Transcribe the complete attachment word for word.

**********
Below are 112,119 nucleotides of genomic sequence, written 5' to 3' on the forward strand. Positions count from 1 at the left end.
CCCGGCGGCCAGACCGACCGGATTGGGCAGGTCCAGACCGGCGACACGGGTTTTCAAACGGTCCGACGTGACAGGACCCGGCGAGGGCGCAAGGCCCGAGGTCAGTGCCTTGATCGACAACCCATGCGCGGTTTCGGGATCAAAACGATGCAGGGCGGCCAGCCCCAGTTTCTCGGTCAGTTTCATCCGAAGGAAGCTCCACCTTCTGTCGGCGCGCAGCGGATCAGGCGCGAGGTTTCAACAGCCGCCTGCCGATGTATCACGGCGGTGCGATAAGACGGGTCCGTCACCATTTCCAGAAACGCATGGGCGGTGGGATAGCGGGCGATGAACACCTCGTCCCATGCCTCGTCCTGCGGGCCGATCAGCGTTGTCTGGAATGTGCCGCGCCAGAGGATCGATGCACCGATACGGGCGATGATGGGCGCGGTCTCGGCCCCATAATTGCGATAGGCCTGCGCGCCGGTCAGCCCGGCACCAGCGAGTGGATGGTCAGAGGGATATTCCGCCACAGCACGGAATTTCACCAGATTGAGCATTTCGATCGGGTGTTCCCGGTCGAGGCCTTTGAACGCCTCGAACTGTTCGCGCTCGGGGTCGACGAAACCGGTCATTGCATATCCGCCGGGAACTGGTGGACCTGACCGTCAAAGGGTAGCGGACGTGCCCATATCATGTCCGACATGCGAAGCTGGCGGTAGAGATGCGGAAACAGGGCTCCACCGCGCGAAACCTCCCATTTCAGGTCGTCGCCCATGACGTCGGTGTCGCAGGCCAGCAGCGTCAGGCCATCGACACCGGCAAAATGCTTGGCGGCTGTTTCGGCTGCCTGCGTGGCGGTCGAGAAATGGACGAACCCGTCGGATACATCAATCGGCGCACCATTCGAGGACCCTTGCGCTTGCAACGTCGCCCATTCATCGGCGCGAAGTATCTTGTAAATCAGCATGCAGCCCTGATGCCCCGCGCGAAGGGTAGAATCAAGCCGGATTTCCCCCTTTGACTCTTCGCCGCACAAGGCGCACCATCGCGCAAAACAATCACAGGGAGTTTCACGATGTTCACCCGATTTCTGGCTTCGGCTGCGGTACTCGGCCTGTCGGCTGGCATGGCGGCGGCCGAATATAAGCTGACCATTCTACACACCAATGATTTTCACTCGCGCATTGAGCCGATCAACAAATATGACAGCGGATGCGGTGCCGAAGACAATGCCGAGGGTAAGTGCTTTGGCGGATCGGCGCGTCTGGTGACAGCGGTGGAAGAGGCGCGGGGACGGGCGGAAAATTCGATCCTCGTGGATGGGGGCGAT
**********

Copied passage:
Below are 112,119 nucleotides of genomic sequence, written 5' to 3' on the forward strand. Positions count from 1 at the left end.
CCCGGCGGCCAGACCGACCGGATTGGGCAGGTCCAGACCGGCGACACGGGTTTTCAAACGGTCCGACGTGACAGGACCCGGCGAGGGCGCAAGGCCCGAGGTCAGTGCCTTGATCGACAACCCATGCGCGGTTTCGGGATCAAAACGATGCAGGGCGGCCAGCCCCAGTTTCTCGGTCAGTTTCATCCGAAGGAAGCTCCACCTTCTGTCGGCGCGCAGCGGATCAGGCGCGAGGTTTCAACAGCCGCCTGCCGATGTATCACGGCGGTGCGATAAGACGGGTCCGTCACCATTTCCAGAAACGCATGGGCGGTGGGATAGCGGGCGATGAACACCTCGTCCCATGCCTCGTCCTGCGGGCCGATCAGCGTTGTCTGGAATGTGCCGCGCCAGAGGATCGATGCACCGATACGGGCGATGATGGGCGCGGTCTCGGCCCCATAATTGCGATAGGCCTGCGCGCCGGTCAGCCCGGCACCAGCGAGTGGATGGTCAGAGGGATATTCCGCCACAGCACGGAATTTCACCAGATTGAGCATTTCGATCGGGTGTTCCCGGTCGAGGCCTTTGAACGCCTCGAACTGTTCGCGCTCGGGGTCGACGAAACCGGTCATTGCATATCCGCCGGGAACTGGTGGACCTGACCGTCAAAGGGTAGCGGACGTGCCCATATCATGTCCGACATGCGAAGCTGGCGGTAGAGATGCGGAAACAGGGCTCCACCGCGCGAAACCTCCCATTTCAGGTCGTCGCCCATGACGTCGGTGTCGCAGGCCAGCAGCGTCAGGCCATCGACACCGGCAAAATGCTTGGCGGCTGTTTCGGCTGCCTGCGTGGCGGTCGAGAAATGGACGAACCCGTCGGATACATCAATCGGCGCACCATTCGAGGACCCTTGCGCTTGCAACGTCGCCCATTCATCGGCGCGAAGTATCTTGTAAATCAGCATGCAGCCCTGATGCCCCGCGCGAAGGGTAGAATCAAGCCGGATTTCCCCCTTTGACTCTTCGCCGCACAAGGCGCACCATCGCGCAAAACAATCACAGGGAGTTTCACGATGTTCACCCGATTTCTGGCTTCGGCTGCGGTACTCGGCCTGTCGGCTGGCATGGCGGCGGCCGAATATAAGCTGACCATTCTACACACCAATGATTTTCACTCGCGCATTGAGCCGATCAACAAATATGACAGCGGATGCGGTGCCGAAGACAATGCCGAGGGTAAGTGCTTTGGCGGATCGGCGCGTCTGGTGACAGCGGTGGAAGAGGCGCGGGGACGGGCGGAAAATTCGATCCTCGTGGATGGGGGCGAT